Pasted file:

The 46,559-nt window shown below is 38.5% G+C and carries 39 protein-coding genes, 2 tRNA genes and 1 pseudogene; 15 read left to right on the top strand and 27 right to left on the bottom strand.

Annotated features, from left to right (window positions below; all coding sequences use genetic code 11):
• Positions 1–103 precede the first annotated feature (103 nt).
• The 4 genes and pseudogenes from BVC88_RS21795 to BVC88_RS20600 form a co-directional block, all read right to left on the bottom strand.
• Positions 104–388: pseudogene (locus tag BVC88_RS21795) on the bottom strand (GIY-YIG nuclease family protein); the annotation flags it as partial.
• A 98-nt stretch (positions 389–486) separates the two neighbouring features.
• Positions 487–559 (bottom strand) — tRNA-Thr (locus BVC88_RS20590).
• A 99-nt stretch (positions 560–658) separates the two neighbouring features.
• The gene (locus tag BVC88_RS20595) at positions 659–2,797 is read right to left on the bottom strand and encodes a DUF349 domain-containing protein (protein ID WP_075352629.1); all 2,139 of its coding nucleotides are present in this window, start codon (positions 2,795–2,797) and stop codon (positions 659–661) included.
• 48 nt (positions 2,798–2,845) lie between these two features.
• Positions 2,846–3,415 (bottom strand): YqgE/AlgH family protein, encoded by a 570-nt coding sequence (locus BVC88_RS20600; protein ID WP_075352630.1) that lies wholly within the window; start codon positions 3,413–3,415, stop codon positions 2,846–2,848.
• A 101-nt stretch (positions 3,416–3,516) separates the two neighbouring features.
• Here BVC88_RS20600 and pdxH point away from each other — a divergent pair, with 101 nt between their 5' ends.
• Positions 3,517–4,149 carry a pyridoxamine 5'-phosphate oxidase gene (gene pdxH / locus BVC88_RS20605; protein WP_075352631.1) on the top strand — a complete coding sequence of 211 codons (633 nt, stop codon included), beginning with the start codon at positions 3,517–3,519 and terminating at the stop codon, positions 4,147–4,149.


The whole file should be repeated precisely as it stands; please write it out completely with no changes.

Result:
The 46,559-nt window shown below is 38.5% G+C and carries 39 protein-coding genes, 2 tRNA genes and 1 pseudogene; 15 read left to right on the top strand and 27 right to left on the bottom strand.

Annotated features, from left to right (window positions below; all coding sequences use genetic code 11):
• Positions 1–103 precede the first annotated feature (103 nt).
• The 4 genes and pseudogenes from BVC88_RS21795 to BVC88_RS20600 form a co-directional block, all read right to left on the bottom strand.
• Positions 104–388: pseudogene (locus tag BVC88_RS21795) on the bottom strand (GIY-YIG nuclease family protein); the annotation flags it as partial.
• A 98-nt stretch (positions 389–486) separates the two neighbouring features.
• Positions 487–559 (bottom strand) — tRNA-Thr (locus BVC88_RS20590).
• A 99-nt stretch (positions 560–658) separates the two neighbouring features.
• The gene (locus tag BVC88_RS20595) at positions 659–2,797 is read right to left on the bottom strand and encodes a DUF349 domain-containing protein (protein ID WP_075352629.1); all 2,139 of its coding nucleotides are present in this window, start codon (positions 2,795–2,797) and stop codon (positions 659–661) included.
• 48 nt (positions 2,798–2,845) lie between these two features.
• Positions 2,846–3,415 (bottom strand): YqgE/AlgH family protein, encoded by a 570-nt coding sequence (locus BVC88_RS20600; protein ID WP_075352630.1) that lies wholly within the window; start codon positions 3,413–3,415, stop codon positions 2,846–2,848.
• A 101-nt stretch (positions 3,416–3,516) separates the two neighbouring features.
• Here BVC88_RS20600 and pdxH point away from each other — a divergent pair, with 101 nt between their 5' ends.
• Positions 3,517–4,149 carry a pyridoxamine 5'-phosphate oxidase gene (gene pdxH / locus BVC88_RS20605; protein WP_075352631.1) on the top strand — a complete coding sequence of 211 codons (633 nt, stop codon included), beginning with the start codon at positions 3,517–3,519 and terminating at the stop codon, positions 4,147–4,149.